Hi, Mijail (did I say that right?) Your question is specific to business, and so I'm answering in that capacity. Yes, I think you should choose an "American Business" name. In the marketplace, having to explain, spell, and re-pronounce your name is as counterproductive as having to do that for your product or corporate name. "Misha" is okay, but it's a half-measure. Unless you're building a business that is somehow built off of your own personality and identity, then you probably want your own personal name to fade into transparency in your business interactions.
Your last name is probably different or interesting enough to keep you from fading into the ocean of Mike Smiths and Bob Johnsons in the US. I was always proud around the office that I could spell and rattle off the name of my old associate Andrzej Olszewski, but the reality was, in business, he went by "Anj", and took up space on his business card to articulate the pronunciation (an-jay). The fact that he is a naming and branding expert almost made it a positive conversation point for him, but he was usually working within corporate structures where his "exotic" background as a scholar from Poland was a big plus. But if you're an independent business person or founder or salesman, or have any other kind of role where you're introducing yourself and needing other people to be able to talk about you and to you and remember your name, and your personal identity is a critical part of your brand, I think you should go all the way with a name that works just like the name for a product or company - simple, easy to spell, clearly understood on the phone, handy to use in conversation. And so, if you're going to use something besides your name, go all the way to the client and make it useful and handy for *them*, just as you would a product name.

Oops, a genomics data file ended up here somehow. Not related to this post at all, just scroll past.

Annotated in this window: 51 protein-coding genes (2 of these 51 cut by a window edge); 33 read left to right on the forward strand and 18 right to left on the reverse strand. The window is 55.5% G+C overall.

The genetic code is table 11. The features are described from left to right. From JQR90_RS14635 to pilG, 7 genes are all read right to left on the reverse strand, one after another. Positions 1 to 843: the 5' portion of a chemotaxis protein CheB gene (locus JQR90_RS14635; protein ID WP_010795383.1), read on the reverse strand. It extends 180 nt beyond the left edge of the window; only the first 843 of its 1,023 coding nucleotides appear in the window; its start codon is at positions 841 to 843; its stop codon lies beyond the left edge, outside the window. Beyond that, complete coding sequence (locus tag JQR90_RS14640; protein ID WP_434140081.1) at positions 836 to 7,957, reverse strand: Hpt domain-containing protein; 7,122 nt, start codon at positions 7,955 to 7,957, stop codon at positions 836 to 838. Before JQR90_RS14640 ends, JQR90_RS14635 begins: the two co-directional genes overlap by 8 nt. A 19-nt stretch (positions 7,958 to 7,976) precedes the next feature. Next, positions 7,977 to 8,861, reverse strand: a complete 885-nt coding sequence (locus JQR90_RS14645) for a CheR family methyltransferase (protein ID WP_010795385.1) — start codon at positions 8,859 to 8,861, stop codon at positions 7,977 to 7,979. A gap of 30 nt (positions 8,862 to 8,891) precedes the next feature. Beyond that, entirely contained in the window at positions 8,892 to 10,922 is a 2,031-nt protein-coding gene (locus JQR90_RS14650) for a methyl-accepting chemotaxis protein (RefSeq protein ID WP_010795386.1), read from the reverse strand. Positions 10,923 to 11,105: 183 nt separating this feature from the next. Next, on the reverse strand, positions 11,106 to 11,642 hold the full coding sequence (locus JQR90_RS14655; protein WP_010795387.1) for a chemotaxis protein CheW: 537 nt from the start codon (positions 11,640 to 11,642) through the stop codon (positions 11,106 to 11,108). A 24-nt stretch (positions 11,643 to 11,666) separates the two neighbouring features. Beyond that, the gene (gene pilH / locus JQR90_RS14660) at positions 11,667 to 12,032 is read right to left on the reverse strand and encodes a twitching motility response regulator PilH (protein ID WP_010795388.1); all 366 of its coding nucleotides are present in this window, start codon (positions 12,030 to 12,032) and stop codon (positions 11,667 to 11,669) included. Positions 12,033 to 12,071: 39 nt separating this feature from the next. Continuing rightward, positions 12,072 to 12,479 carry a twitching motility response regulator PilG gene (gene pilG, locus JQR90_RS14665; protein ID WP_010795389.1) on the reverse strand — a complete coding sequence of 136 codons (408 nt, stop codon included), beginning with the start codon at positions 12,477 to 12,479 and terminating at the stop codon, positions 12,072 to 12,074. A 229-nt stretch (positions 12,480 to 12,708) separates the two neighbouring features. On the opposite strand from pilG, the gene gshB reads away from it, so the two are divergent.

Rather than Misha, I'd consider some other, related names that make sense to American/English ears - especially a name that is also a word in the language: Mike, Max, Matt, Mark (!), Mac, or Miles. Another option might be a common American nickname with a little snap, which few people will assume is your given name - Red, Stretch, Buddy, Junior, Pops, Shorty - or, something derived from your last name that's easy to say, that people will assume is NOT your real first name - US examples would be like Smitty, Jonesy, Bake. If your last name was Razodan, you could be "Raz" Razodan. If your last name was Combunkos, you could be "Com" or "Bunk" Combunkos. But I think your best bet would be in the Mike, Max, Mark category.
As far as the name on the check, you have a few options: 1. Change or add to your name at the bank, it's probably a simple enough matter to get a name added as a parenthetical to your identity there, such as Mijail "Mike" Razodan (or whatever), then a check made either way will usually work, and you could get the name added to your next batch of checks. 2. Always specify on your invoices how the check should be made out - I run my business as an individual, Mark Gunnion, but in some of my promotion, I refer to my business as Mark Gunnion Names. But on my invoices, I always say specifically, at the end, "Make checks payable to Mark Gunnion". 3. If you use Mike or another Anglicized name starting with M for business, you could avoid muddying the communication by saying "Make checks payable to M. Razodan."
If you go with the Anglicized name version, Max, Mark, Mike, choose one where the last sound of the first name is different from the first sound of the last name. Max Tierra, but not Max Saud. Mike Tyson, but not Matt Tyson. Mark Baker, but not Mark Copeland. This will make the name work better in audio situations, in conversation or on the phone. Even my name, with a "k" going into a "g", can be confusing. When I was in the Boy Scouts, for example, after the first time they heard my name said out loud - Mark Gunnion - for years after, they all called me Mark Onion!